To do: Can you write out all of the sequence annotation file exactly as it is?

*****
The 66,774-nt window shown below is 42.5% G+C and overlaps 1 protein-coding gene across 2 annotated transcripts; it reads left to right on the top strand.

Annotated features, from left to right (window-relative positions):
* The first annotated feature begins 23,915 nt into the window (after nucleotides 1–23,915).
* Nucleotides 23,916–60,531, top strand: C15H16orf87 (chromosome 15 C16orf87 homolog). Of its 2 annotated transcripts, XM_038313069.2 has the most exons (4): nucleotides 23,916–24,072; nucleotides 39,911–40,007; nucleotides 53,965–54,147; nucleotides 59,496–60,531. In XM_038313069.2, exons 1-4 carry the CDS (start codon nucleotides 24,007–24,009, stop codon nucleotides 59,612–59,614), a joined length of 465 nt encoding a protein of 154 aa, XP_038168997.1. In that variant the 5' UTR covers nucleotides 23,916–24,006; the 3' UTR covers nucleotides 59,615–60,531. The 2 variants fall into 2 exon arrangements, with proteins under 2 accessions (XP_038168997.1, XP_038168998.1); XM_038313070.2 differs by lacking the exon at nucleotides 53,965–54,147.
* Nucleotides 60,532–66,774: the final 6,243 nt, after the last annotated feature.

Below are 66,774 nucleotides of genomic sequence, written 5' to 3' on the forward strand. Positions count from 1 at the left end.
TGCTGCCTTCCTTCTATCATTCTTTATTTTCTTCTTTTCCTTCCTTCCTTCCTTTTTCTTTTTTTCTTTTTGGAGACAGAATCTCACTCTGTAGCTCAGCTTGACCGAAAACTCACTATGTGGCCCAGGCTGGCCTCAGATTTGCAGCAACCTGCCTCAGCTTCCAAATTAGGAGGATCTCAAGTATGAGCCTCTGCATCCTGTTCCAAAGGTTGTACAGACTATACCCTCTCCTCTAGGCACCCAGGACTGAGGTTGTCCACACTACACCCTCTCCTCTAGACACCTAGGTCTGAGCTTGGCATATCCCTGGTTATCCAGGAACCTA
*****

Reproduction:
The 66,774-nt window shown below is 42.5% G+C and overlaps 1 protein-coding gene across 2 annotated transcripts; it reads left to right on the top strand.

Annotated features, from left to right (window-relative positions):
* The first annotated feature begins 23,915 nt into the window (after nucleotides 1–23,915).
* Nucleotides 23,916–60,531, top strand: C15H16orf87 (chromosome 15 C16orf87 homolog). Of its 2 annotated transcripts, XM_038313069.2 has the most exons (4): nucleotides 23,916–24,072; nucleotides 39,911–40,007; nucleotides 53,965–54,147; nucleotides 59,496–60,531. In XM_038313069.2, exons 1-4 carry the CDS (start codon nucleotides 24,007–24,009, stop codon nucleotides 59,612–59,614), a joined length of 465 nt encoding a protein of 154 aa, XP_038168997.1. In that variant the 5' UTR covers nucleotides 23,916–24,006; the 3' UTR covers nucleotides 59,615–60,531. The 2 variants fall into 2 exon arrangements, with proteins under 2 accessions (XP_038168997.1, XP_038168998.1); XM_038313070.2 differs by lacking the exon at nucleotides 53,965–54,147.
* Nucleotides 60,532–66,774: the final 6,243 nt, after the last annotated feature.

Below are 66,774 nucleotides of genomic sequence, written 5' to 3' on the forward strand. Positions count from 1 at the left end.
TGCTGCCTTCCTTCTATCATTCTTTATTTTCTTCTTTTCCTTCCTTCCTTCCTTTTTCTTTTTTTCTTTTTGGAGACAGAATCTCACTCTGTAGCTCAGCTTGACCGAAAACTCACTATGTGGCCCAGGCTGGCCTCAGATTTGCAGCAACCTGCCTCAGCTTCCAAATTAGGAGGATCTCAAGTATGAGCCTCTGCATCCTGTTCCAAAGGTTGTACAGACTATACCCTCTCCTCTAGGCACCCAGGACTGAGGTTGTCCACACTACACCCTCTCCTCTAGACACCTAGGTCTGAGCTTGGCATATCCCTGGTTATCCAGGAACCTA